3.1.3 If a model is having problems solving, it’s a good idea to use the Job Diagnostics tool in Abaqus/Viewer or open the job message file (*.msg) to try to diagnose the problem. Find the first unconverged increment and look for regularly reported contact pairs/nodes which are having problems and/or nodes with the highest residual forces that struggling to converge. Then decide if it’s a contact or equilibrium issue. Finally look at the location of these nodes in the model to address the issue. There are many reasons for divergence and its very problem specific. For example, if the nodes are at the edge of contact, they could be slipping off the master surface and hence you may need to extend the master surface accordingly.

3.2 Limit Load
3.2.1 At high loads divergence can sometimes be attributed to the loss of global stiffness (excessive plasticity), as the limit load is reached.
3.2.2 To examine the global response of the structure, plot the force vs displacement or moment vs rotation to ensure that the model has enough stiffness to carry the imposed
loads. If the gradient is very shallow then the structure is approaching its limit load and the reason for Abaqus failing to converge will be due to the physics of the problem and not a numerical issue.

3.3 Rigid body modes/zero pivots
3.3.1 For a static analysis it is important to make sure that none of the parts can move as rigid bodies. A complete model with no planes of symmetry, each part will have 6 rigid body modes. Therefore, the user must properly restrain the model by applying suitable boundary conditions, contact or even weak springs. Note, contact only restrains the model in the normal direction when contact is established and in the tangential direction if friction is present and the nodes are ‘sticking’ and not ‘slipping’.
3.3.2 Zero pivots are typically the product of over/underconstraints, or an ill-conditioned problem. If you see ‘zero pivot’ messages in the .msg file, this could indicate that rigid body modes still exist in the model. This means that one or all the parts are not fully restrained. For example, unrestrained bearings or bushes floating away or rotating freely about their own axis. Those parts then need suitable restraints.
3.3.3 Utilizing symmetry can help, as one symmetry plane will reduce the rigid body modes by half (6 down to 3) and a second symmetry will reduce it by two-thirds (3 down to 1).
3.3.4 These messages can safely be ignored in unconverged increments, but must be carefully checked in converged increments.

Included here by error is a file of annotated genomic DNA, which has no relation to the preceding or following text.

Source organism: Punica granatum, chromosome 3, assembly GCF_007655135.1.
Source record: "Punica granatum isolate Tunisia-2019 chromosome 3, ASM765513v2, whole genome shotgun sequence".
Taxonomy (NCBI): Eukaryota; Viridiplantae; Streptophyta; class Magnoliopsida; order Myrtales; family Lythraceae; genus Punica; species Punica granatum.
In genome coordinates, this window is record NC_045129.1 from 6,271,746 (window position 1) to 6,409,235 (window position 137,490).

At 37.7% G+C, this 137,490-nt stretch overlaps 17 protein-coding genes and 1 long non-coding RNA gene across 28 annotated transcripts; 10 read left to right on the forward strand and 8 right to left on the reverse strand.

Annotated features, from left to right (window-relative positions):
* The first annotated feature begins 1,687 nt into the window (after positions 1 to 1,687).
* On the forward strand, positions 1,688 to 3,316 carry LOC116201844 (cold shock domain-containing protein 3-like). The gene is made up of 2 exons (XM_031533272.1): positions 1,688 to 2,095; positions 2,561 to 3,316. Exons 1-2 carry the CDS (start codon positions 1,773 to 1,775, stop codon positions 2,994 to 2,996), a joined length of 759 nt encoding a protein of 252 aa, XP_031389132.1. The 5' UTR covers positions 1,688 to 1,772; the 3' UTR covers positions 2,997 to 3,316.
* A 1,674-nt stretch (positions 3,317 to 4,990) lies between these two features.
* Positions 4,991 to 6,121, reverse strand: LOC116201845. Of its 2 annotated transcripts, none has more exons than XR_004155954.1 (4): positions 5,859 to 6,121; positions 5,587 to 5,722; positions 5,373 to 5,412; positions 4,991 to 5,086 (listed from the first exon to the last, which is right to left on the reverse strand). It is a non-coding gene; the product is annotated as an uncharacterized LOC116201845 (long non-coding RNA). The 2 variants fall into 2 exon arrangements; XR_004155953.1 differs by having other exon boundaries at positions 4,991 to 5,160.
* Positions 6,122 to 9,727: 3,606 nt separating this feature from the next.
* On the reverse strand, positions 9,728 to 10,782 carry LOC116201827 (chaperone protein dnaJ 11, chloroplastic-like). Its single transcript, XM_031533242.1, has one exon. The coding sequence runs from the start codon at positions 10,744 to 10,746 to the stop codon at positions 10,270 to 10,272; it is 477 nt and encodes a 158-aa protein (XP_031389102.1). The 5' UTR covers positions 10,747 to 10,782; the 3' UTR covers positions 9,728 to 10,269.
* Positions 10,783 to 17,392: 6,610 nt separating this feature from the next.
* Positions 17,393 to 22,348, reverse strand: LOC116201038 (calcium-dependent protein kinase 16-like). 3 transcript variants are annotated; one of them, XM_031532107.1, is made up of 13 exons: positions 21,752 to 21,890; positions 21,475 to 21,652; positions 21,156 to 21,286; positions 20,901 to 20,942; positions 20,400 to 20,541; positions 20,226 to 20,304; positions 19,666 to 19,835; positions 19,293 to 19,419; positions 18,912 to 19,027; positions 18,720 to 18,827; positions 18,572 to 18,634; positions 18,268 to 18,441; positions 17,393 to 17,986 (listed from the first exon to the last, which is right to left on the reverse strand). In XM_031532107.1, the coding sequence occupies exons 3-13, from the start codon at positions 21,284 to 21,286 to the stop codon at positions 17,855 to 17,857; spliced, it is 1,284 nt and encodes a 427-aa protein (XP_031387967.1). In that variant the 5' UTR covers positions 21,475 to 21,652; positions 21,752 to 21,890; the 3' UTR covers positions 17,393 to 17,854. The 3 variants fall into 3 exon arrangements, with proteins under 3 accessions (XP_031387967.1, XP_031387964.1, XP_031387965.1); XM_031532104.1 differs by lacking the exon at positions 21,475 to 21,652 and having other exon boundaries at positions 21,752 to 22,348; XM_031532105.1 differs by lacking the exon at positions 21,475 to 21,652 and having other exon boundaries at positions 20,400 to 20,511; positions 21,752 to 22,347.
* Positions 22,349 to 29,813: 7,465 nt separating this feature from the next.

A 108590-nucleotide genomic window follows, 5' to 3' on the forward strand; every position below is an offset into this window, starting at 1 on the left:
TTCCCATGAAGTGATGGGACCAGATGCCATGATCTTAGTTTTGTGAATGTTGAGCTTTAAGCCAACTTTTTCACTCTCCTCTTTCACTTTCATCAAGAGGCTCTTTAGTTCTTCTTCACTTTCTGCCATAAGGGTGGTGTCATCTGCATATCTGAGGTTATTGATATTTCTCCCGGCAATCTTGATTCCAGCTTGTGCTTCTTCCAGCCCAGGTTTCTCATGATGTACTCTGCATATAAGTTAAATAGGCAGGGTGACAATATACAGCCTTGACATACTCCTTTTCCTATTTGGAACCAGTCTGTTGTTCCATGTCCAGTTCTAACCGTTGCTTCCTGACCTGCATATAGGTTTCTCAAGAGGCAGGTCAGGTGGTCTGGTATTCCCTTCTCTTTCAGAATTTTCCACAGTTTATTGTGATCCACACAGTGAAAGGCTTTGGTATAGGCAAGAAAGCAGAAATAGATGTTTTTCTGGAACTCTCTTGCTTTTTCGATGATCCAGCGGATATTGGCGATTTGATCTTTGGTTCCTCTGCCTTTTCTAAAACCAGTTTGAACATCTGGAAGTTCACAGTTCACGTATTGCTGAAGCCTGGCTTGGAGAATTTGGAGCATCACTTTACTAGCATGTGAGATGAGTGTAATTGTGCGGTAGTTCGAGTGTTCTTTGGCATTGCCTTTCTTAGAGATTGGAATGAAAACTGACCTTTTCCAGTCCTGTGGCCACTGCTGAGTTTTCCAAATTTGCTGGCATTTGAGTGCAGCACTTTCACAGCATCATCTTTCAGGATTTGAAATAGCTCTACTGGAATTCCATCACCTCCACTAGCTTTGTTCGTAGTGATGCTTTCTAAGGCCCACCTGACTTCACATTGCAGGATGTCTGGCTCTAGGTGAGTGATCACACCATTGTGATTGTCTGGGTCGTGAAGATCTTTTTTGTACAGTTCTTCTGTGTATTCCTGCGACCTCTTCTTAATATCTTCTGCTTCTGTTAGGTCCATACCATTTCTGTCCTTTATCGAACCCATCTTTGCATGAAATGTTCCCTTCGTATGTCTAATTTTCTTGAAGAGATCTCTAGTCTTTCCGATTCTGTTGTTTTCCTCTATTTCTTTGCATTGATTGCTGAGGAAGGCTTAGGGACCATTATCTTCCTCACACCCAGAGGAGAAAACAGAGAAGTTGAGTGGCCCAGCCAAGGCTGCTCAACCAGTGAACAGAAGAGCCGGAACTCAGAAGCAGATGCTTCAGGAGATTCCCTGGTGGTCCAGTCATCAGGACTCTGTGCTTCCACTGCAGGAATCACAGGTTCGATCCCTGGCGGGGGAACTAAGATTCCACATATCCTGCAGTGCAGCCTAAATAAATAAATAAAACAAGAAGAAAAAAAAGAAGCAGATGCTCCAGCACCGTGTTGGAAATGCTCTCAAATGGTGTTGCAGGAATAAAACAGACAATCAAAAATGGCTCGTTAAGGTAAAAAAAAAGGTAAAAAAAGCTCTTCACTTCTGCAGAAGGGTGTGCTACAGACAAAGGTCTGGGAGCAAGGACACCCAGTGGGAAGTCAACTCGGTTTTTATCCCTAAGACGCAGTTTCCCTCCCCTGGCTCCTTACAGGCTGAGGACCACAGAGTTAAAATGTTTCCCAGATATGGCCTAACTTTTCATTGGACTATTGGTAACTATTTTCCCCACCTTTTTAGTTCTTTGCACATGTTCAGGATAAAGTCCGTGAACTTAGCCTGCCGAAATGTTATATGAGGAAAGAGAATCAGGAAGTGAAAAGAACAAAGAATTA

3.4 Negative eigenvalues
3.4.1 There are many causes of negative eigenvalue warnings. For example if nonlinear material definitions are used then loss of load carrying capability of a material may be a likely cause. Similarly if a mechanism relying on contact to constrain its parts is being modelled, then negative eigenvalues may be due to rigid body modes resulting from improperly initialised contact. However, in a complex simulation involving contact, material degradation and nonlinear geometry it may be difficult to find the root of a negative eigenvalue warning. This problem is made even worse for negative eigenvalue warnings as, unlike other warnings such as zero pivots or numerical singularities, a negative eigenvalue cannot be traced back to a particular degree of freedom in the model it is a property of the system of linearised equilibrium equations.
3.4.2 Negative eigenvalue warnings indicate that there could be a release of internal energy from the model. A general list of common causes:
– Loss of model stiffness or solution uniqueness, i.e. buckling.
– Spurious buckling modes in a buckling analysis where the model is not stiff and linear elastic in its initial state.
– Unstable material response including perfect plasticity, hyperelastic materials at high strain and cracking.
– Anisotropic material definition with comparatively low shear moduli.
– Use of improperly constrained pre-tension nodes. The structure may fall apart and negative eigenvalue warnings result.
– Rigid body modes
3.4.3 These messages can safely be ignored in unconverged increments, but must be carefully checked in converged increments.

3.5 Unsymm solver
3.5.1 The unsymmeric solver (*STEP, UNSYMM=YES) can help convergence in certain situations. For example, friction less than 0.2, extreme plasticity, highly curved contact master surfaces and certain material models, e.g. Mohr Coulomb plasticity model.